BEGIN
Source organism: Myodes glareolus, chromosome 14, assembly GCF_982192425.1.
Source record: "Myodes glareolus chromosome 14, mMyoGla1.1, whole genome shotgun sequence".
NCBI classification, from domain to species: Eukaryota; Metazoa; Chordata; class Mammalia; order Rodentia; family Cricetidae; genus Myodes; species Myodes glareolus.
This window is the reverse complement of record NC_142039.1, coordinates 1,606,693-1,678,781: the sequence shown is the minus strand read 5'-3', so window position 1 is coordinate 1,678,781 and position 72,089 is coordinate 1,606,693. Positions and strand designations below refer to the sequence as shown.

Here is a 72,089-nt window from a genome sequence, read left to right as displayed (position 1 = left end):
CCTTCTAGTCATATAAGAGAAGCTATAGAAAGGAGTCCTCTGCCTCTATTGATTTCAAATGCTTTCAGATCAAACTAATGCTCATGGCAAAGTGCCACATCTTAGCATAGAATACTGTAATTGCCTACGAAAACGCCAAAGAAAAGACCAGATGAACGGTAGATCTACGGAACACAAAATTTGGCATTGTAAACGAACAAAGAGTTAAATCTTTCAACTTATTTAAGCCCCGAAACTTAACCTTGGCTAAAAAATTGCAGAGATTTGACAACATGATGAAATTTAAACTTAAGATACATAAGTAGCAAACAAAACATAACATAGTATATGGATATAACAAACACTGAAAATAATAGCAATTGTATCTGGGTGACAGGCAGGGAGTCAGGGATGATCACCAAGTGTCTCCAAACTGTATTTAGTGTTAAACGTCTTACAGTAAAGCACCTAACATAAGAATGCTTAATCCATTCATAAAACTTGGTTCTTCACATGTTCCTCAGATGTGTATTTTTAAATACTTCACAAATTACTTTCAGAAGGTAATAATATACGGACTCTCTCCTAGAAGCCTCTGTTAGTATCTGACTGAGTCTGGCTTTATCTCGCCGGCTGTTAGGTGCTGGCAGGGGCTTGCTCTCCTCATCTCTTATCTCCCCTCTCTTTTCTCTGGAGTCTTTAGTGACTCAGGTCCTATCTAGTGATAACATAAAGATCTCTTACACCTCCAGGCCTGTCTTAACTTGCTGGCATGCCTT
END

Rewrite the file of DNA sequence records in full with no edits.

Source organism: Myodes glareolus, chromosome 14, assembly GCF_982192425.1.
Source record: "Myodes glareolus chromosome 14, mMyoGla1.1, whole genome shotgun sequence".
NCBI classification, from domain to species: Eukaryota; Metazoa; Chordata; class Mammalia; order Rodentia; family Cricetidae; genus Myodes; species Myodes glareolus.
This window is the reverse complement of record NC_142039.1, coordinates 1,606,693-1,678,781: the sequence shown is the minus strand read 5'-3', so window position 1 is coordinate 1,678,781 and position 72,089 is coordinate 1,606,693. Positions and strand designations below refer to the sequence as shown.

Here is a 72,089-nt window from a genome sequence, read left to right as displayed (position 1 = left end):
CCTTCTAGTCATATAAGAGAAGCTATAGAAAGGAGTCCTCTGCCTCTATTGATTTCAAATGCTTTCAGATCAAACTAATGCTCATGGCAAAGTGCCACATCTTAGCATAGAATACTGTAATTGCCTACGAAAACGCCAAAGAAAAGACCAGATGAACGGTAGATCTACGGAACACAAAATTTGGCATTGTAAACGAACAAAGAGTTAAATCTTTCAACTTATTTAAGCCCCGAAACTTAACCTTGGCTAAAAAATTGCAGAGATTTGACAACATGATGAAATTTAAACTTAAGATACATAAGTAGCAAACAAAACATAACATAGTATATGGATATAACAAACACTGAAAATAATAGCAATTGTATCTGGGTGACAGGCAGGGAGTCAGGGATGATCACCAAGTGTCTCCAAACTGTATTTAGTGTTAAACGTCTTACAGTAAAGCACCTAACATAAGAATGCTTAATCCATTCATAAAACTTGGTTCTTCACATGTTCCTCAGATGTGTATTTTTAAATACTTCACAAATTACTTTCAGAAGGTAATAATATACGGACTCTCTCCTAGAAGCCTCTGTTAGTATCTGACTGAGTCTGGCTTTATCTCGCCGGCTGTTAGGTGCTGGCAGGGGCTTGCTCTCCTCATCTCTTATCTCCCCTCTCTTTTCTCTGGAGTCTTTAGTGACTCAGGTCCTATCTAGTGATAACATAAAGATCTCTTACACCTCCAGGCCTGTCTTAACTTGCTGGCATGCCTT